25.The Plaintiff submitted that he met the threshold for the grant of injunction having met the three (3) fold threshold. Firstly, he stated that he had demonstrated a prima facie case since his rights to acquisition of property are safeguarded in Article 40 of the Constitution fortifying the copies of agreements, consents and resolutions annexed. Secondly, on whether he stood to suffer irreparable harm, the Plaintiff submitted in the affirmative. He submitted that the suit land was subdivided during the pendency of this suit with a view to defeating the ends of justice. Lastly, on whether the balance of convenience titled to the favor of the Plaintiff, it was submitted that the illegal subdivision and issuance of titles will render the court’s award a mere academic exercise. As a result, the question was answered in the affirmative.
26.On whether the order for amendment should be allowed, the Plaintiff relied on Order 8 Rule 5 (1) of the Civil Procedure Rules for the proposition that the Court had wide discretionary powers. That the said amendment was necessary and did not occasion injustice or prejudice to any party. He maintained that it was necessary for the purpose of determining the real issue in controversy.
Analysis and Determination
27.I have considered the Application and the Affidavits both in support and opposition thereto. I have also considered the law and the submissions on record. The following issues arise for determination:(a)Whether the Plaintiff has satisfied the requirements for grant of injunction relief?
28.It is worthy of note that in his Application, the Plaintiff failed to invoke the relevant provisions of the law underpinning this prayer. Whilst courts are mandated to inject the oxygen principle and decide an Application on its merit, I will stand to caution parties against this practice of failure to cite the proper provisions. They were not enacted in vain. After all, he who alleges must prove. Whether the Plaintiff advertently or deliberately omitted, it is for good purpose and order that a party counterchecks any pleadings presented to court for hearing and determination and confirms that they are in order. That alone will go a long way in expeditiously disposing of matters in court.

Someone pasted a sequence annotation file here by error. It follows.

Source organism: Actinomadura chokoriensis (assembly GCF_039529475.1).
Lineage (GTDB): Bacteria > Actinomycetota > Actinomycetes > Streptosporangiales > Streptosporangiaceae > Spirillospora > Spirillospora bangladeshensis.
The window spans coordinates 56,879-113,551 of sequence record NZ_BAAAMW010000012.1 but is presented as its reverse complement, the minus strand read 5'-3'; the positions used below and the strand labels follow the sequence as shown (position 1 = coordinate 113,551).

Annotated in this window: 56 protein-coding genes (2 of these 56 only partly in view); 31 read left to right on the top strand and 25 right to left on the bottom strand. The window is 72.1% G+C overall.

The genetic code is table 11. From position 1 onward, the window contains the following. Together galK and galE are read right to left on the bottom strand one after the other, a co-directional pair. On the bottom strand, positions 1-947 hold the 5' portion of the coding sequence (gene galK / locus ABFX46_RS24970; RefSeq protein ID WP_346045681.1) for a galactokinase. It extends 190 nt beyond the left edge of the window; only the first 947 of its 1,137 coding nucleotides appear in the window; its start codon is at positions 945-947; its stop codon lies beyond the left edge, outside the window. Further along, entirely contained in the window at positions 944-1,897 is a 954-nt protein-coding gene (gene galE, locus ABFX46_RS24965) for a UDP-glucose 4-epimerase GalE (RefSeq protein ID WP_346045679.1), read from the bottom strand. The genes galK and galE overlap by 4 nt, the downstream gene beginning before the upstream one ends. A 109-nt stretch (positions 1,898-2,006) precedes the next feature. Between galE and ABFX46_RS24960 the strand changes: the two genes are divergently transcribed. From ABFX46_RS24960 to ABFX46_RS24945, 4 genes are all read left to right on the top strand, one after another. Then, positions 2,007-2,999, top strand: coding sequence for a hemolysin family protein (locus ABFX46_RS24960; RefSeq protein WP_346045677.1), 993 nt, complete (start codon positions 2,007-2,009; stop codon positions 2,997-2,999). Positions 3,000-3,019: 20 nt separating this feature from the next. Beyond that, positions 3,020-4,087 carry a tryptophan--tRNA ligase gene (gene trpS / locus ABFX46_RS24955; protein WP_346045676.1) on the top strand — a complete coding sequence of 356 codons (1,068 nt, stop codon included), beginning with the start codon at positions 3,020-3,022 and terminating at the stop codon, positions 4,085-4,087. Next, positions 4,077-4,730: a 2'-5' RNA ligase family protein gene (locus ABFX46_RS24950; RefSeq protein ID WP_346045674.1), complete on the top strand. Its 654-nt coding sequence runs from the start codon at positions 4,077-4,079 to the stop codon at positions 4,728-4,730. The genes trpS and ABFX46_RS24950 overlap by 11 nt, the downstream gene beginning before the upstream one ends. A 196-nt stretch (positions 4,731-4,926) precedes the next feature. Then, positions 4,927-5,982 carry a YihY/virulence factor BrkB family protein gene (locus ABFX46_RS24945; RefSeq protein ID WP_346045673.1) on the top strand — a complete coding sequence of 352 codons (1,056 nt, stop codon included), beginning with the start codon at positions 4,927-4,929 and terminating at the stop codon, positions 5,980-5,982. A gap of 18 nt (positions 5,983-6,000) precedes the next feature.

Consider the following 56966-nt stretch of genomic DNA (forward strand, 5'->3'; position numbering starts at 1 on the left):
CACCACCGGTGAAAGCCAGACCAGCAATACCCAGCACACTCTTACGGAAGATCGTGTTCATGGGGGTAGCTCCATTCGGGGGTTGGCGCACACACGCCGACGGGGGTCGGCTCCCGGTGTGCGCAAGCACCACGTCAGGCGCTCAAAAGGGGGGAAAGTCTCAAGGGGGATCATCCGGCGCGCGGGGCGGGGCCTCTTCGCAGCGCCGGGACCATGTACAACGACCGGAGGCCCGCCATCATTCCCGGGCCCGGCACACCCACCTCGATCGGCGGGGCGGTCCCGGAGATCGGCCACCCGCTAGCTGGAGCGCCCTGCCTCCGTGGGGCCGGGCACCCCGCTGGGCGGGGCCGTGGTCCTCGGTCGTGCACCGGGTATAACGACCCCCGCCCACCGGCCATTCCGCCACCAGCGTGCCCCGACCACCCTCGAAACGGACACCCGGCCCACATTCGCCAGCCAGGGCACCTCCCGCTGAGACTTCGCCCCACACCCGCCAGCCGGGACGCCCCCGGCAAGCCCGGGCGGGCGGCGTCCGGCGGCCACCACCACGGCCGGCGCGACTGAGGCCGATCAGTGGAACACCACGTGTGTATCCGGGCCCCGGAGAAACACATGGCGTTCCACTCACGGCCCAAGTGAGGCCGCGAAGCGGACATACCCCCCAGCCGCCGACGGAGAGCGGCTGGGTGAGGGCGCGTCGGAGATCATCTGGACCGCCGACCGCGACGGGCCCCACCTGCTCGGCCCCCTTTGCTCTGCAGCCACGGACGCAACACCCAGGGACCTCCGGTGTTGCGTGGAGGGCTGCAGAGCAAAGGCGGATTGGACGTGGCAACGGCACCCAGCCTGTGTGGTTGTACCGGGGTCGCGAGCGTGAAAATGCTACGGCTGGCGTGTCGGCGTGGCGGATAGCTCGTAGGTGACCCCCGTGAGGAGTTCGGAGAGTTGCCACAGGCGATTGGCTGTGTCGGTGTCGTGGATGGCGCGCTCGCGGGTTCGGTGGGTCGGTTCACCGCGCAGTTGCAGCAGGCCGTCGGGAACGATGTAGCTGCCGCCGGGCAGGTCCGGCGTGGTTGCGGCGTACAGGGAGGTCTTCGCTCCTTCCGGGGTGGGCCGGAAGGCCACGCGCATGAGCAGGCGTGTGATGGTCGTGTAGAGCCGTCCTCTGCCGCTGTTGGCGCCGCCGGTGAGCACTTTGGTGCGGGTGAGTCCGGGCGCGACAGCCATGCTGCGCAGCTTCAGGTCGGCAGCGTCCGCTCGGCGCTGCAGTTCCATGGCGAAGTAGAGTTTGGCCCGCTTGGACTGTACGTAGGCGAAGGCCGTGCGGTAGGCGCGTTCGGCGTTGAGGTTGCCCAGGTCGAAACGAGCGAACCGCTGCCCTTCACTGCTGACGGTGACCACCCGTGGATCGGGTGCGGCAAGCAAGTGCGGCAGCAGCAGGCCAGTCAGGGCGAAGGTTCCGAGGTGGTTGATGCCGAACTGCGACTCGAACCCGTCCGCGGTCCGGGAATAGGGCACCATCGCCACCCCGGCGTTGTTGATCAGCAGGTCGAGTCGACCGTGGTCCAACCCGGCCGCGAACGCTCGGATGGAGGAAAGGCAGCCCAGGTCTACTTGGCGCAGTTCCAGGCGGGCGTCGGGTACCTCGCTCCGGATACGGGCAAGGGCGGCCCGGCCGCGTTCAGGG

29.As held in Giella -vs- Cassman Brown (1973) E.A. 358, a court must be satisfied that the following requirements have been met in order to grant injunctive relief:i.The Applicant has a prima facie case with probability of success;ii.The Applicant will suffer irreparable loss or damage that will not be adequately compensated by an award of damages;iii.If in doubt on the above two (2) requirements, the court will decide the Application on the balance of convenience.
30.I will now proceed to determine the Application for injunction under those heads:i.Whether the Applicant has a prima facie case with probability of success
31.The court in defined prima facie case in Mrao -vs- First American Bank of Kenya Limited & 2 Others  KLR 125 as follows: